Exhaust smoke and air pollution greenhouse gas

Denver residents will have a chance to weigh in on a proposed ballot measure that would increase sales taxes in the name of combating climate change.

The bill, if approved by the Denver City Council tonight, will be referred to the Nov. 3 ballot, giving voters the choice to raise sales and use tax by 0.25% and invest the revenue into strategies to reduce greenhouses gases and air pollution and “adapt to climate change.” The increase is estimated to take in about $36 million in its first year, accounting for the coronavirus pandemic.

A 30-minute courtesy public hearing will be held Monday evening before the council’s vote. Residents can sign up online, beginning at 4:30 p.m., to speak during the hearing. Each speaker will have three minutes to speak. If needed, President Stacie Gilmore can decide to extend the hearing to an hour, said Denver City Council spokesperson Stacy Simonet.

The initiative comes from the city’s 26-member Climate Action Task Force made up of representatives from the Sierra Club, Denver Metro Association of Realtors, Xcel Energy, the International Indigenous Youth Council, Denver Streets Partnership and many others.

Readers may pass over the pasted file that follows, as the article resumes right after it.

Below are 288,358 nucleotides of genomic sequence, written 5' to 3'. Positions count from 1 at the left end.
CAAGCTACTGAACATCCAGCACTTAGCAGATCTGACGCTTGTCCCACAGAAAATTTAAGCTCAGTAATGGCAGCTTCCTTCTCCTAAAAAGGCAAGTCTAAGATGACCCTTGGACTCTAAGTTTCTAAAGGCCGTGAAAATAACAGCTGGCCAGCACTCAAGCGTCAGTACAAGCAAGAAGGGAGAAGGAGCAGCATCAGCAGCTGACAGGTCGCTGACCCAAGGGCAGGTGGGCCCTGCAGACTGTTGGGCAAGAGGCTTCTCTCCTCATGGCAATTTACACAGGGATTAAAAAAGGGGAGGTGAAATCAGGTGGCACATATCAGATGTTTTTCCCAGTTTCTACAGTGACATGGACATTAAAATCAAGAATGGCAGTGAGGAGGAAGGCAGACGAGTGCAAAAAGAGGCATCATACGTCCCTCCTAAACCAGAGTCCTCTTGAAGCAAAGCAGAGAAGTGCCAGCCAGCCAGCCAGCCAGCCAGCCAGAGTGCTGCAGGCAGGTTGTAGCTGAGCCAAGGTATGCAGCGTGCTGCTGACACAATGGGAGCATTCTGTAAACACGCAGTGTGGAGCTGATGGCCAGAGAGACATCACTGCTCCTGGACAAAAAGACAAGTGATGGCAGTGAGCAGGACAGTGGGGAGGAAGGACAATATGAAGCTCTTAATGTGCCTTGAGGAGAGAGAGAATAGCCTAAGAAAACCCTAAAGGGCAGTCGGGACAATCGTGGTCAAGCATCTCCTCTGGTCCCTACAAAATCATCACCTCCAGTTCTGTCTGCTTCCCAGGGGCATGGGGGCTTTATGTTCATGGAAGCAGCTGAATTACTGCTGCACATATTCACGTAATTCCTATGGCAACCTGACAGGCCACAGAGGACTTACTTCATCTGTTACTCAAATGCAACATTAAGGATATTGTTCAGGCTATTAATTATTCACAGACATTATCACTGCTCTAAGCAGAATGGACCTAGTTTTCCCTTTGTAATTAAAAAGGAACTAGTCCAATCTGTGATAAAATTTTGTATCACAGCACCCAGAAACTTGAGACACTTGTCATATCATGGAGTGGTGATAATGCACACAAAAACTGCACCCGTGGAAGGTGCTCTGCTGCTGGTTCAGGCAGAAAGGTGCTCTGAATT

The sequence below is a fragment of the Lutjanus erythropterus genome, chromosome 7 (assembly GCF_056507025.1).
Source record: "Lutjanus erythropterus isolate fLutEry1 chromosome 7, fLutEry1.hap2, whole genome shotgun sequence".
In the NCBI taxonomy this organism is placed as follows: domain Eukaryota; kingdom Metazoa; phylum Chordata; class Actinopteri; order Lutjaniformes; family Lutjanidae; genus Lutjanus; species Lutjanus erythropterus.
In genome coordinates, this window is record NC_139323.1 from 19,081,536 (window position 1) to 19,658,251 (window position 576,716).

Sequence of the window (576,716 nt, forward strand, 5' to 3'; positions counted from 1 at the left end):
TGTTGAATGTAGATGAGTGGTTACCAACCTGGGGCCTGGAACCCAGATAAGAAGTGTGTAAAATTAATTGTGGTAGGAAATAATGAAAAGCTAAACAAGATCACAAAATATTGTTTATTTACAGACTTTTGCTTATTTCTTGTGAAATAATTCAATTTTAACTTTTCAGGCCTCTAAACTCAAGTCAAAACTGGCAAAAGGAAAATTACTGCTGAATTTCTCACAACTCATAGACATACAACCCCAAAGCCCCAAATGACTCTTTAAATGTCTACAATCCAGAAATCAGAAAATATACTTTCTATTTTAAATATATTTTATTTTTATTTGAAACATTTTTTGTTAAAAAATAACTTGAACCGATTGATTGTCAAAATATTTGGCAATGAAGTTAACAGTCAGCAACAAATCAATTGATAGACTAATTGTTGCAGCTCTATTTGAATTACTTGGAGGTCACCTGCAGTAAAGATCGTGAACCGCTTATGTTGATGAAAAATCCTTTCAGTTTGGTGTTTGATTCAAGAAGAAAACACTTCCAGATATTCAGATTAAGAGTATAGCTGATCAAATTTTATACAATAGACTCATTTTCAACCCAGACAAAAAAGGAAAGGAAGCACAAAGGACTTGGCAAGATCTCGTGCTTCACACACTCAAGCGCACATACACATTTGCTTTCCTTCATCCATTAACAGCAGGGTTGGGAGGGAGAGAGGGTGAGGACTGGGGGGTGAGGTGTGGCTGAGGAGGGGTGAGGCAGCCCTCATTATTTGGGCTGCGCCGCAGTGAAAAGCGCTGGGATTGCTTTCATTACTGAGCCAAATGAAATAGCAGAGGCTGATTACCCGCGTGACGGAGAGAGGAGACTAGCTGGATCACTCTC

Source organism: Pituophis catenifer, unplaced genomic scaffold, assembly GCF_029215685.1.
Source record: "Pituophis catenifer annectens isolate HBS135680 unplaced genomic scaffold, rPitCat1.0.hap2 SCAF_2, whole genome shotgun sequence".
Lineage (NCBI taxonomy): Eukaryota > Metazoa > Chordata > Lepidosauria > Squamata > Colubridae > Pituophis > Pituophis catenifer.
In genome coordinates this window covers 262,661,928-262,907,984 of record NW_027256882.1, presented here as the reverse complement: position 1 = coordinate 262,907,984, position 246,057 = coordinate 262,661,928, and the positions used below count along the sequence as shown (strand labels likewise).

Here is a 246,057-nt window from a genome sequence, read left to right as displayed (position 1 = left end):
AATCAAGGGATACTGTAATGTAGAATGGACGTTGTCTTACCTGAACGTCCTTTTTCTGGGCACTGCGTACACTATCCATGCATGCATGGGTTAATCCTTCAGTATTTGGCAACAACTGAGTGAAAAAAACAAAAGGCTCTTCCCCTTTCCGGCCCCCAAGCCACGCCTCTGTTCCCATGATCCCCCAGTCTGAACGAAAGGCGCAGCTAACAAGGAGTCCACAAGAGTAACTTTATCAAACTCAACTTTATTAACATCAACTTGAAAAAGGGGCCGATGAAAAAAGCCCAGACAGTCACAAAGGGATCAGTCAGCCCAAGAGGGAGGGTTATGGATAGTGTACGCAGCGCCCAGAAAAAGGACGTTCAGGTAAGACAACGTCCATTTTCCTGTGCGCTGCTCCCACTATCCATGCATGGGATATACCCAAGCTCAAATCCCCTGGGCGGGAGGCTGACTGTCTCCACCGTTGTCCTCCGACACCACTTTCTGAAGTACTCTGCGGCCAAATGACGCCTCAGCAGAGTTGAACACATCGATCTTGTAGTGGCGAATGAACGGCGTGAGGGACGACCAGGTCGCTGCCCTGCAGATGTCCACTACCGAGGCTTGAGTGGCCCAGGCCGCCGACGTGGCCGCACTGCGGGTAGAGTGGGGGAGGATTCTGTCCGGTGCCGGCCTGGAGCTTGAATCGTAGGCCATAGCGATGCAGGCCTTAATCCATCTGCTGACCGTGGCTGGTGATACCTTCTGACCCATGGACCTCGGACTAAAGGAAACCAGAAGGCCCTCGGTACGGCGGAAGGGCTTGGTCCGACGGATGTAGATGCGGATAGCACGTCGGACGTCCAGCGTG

The group is tasked with identifying ways to achieve a 40% decrease in Denver’s greenhouse gas emissions by 2025, a 60% drop by 2030 and a 100% decrease by 2040. By implementing “bold policies,” the goal is to position Denver as "a model for the nation" that centers its environmental policy "design, programs, and investments in front-line communities and inspire(s) people in our city to embrace sustainability as a value.”  

Some council members have raised concerns that upping the sales tax could hurt low-income communities. Others worried that the effort may come across as "tone deaf" to voters, who find themselves in the midst of a crushing financial crisis caused by the coronavirus pandemic.

The task force said the sales tax must be “as equitable as possible,” including exemptions for essential items that poor families rely on, as well as ensuring its revenue has a “strong focus” on improving the lives of low-income communities of color.

The environmental committee said it will need up to $3.4 billion to realize those plans, and the sales tax increase would be but a step of possibly many more to come, including implementing a vehicle efficiency fee, raising parking meters and parking permit fees.

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